Are you creative? Most of us business people do not think of ourselves (or our professions) as creative. When we think of creative people, we think of artists and musicians and actors and writers. This is just one of the mistakes we make about creativity. Allen Gannett, founder and CEO of TrackMaven and author of "The Creative Curve: How to Develop the Right Idea, at the Right Time," explains that anyone can be creative because creativity can be learned. He did the research and provides a way of thinking that will help any of us believe we can be more creative.
In just one example, Gannett explains that being creative is not just about the technical skill of whatever it is that we do. That skill could be painting or software sales. The technical skill of painting or selling is only one part of being creative. As Gannett explains, a creative person is good at three skills: the technical skill of the act, timing, and communicating and distributing your ideas. In other words, if you invented a new painting style or a new sales technique, it means nothing if your timing is off or if you cannot get that new idea out into the world.
If you want to be a more creative painter or sales person or customer success manager, I suggest you listen to this podcast and then go read "The Creative Curve."
How well do you know your customers? Do you know their lingo? Do you use their lingo in your communication with them? Do you really? Jeffrey Shaw, author of the book Lingo: Discover Your Ideal Customer's Secret Language and Make your Business Irresistible, joins Helping Sells Radio to help us, help our customers say to themselves, "They so get me." One tactic Shaw suggests is for us to use self-identifying questions so a customer can screen themselves to us. He calls it to help "customers how up 80% positioned." Shaw explains, "When you know your customer so well you really embody their emotional triggers that you can pose questions in your marketing and on your website that ring so true for your ideal customers their typical response is "WOW! It's like your in my head."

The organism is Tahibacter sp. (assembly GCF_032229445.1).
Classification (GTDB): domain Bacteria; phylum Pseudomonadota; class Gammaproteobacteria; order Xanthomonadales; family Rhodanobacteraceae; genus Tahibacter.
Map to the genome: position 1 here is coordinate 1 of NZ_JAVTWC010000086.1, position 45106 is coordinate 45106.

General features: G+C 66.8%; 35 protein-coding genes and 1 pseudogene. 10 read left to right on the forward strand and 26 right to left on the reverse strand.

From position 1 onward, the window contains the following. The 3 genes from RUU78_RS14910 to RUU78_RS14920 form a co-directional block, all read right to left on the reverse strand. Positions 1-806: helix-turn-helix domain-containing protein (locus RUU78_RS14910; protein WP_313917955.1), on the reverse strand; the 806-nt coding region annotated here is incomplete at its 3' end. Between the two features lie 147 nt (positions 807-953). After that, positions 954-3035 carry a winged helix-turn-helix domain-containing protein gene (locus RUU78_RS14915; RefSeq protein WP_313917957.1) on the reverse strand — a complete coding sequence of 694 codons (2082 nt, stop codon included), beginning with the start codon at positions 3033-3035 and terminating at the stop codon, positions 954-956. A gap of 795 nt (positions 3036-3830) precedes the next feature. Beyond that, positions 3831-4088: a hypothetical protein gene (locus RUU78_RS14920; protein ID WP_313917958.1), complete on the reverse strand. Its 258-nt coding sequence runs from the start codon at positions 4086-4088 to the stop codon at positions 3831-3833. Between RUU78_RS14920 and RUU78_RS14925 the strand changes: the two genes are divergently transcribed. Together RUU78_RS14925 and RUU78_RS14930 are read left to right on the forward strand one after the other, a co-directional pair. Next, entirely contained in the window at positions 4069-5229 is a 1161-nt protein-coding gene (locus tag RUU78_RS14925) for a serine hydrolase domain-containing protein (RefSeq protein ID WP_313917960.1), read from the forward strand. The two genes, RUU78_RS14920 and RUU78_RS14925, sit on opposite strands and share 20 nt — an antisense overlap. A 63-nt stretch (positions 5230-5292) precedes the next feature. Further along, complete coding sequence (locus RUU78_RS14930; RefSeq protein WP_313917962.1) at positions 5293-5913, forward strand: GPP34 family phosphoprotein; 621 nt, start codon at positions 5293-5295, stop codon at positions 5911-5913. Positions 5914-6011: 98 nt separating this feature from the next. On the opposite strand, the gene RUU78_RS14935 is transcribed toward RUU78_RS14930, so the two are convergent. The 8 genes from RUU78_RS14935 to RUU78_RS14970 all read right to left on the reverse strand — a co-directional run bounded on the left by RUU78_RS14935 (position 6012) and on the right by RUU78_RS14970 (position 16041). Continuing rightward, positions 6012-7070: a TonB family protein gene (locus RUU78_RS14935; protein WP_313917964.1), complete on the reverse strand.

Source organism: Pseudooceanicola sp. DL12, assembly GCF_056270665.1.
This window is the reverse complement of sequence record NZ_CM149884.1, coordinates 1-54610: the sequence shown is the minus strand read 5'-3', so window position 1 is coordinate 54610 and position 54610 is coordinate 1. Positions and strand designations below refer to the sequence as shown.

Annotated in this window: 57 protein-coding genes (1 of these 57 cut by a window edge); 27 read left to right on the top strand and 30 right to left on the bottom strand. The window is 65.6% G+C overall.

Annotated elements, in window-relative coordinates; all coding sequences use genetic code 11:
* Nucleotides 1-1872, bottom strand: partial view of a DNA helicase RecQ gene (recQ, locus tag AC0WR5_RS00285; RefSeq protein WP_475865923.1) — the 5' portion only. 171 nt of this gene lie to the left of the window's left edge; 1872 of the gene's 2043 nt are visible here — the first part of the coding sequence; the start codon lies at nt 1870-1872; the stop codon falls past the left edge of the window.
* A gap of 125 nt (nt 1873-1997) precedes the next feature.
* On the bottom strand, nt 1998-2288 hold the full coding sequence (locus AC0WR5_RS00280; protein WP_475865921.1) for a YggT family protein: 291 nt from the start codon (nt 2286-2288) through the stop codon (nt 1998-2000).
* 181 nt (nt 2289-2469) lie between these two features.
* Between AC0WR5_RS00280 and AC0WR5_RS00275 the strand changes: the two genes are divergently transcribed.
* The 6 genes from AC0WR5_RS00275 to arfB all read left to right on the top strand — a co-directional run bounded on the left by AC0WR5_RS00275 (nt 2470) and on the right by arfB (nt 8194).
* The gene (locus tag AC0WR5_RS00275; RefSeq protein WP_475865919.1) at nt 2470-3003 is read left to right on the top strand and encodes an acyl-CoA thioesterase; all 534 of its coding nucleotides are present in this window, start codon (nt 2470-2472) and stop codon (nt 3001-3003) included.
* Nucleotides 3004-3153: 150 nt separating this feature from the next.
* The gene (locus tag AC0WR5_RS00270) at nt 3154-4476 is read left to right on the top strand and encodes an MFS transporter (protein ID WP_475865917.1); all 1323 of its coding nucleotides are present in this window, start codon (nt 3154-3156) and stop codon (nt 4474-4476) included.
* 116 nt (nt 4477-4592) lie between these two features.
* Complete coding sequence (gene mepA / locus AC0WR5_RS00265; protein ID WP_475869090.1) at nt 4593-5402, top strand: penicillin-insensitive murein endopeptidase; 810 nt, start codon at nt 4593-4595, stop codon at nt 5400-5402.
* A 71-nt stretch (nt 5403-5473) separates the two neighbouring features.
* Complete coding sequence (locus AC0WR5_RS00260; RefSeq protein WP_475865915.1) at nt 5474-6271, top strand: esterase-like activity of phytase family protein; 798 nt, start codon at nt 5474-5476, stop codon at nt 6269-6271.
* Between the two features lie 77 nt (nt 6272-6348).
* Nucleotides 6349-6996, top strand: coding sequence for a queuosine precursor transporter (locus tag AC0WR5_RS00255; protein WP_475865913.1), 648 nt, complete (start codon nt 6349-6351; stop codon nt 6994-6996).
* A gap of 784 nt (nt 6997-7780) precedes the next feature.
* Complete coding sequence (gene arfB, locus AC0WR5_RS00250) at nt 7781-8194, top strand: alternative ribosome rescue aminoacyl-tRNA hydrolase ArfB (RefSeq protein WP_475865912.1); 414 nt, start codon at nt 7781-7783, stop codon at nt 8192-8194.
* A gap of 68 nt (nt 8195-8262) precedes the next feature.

You want outcomes? Allison Pickens, Chief Customer & Corporate Development Officer at Gainsight, has outcomes. In fact, she is perhaps suggesting the ultimate customer outcome a customer could have after using your product. That outcome? Getting promoted. Think about it. Someone...an actual person bought your product. They stuck their neck out. Convinced many other people in their organization that buying your product was a good idea. The your product is a promise to make some meaningful improvement. People agreed and green-lighted the project. Looking back...someone is going to ask, "Was that a success?" If it was, perhaps your customer now looks so good, he or she ought to be promoted. Right? So, how many of your customers have been promoted? I think that might be the ultimate customer outcome. Put that in your dashboard and smoke it.
Maybe you've never heard of value engineering, but it's been around. A while. According to Stephen Morse, there is a direct correlation between a company's success and the focus they bring to bear on getting Value Engineering right. And on this episode of Helping Sells Radio, Morse helps us get it right.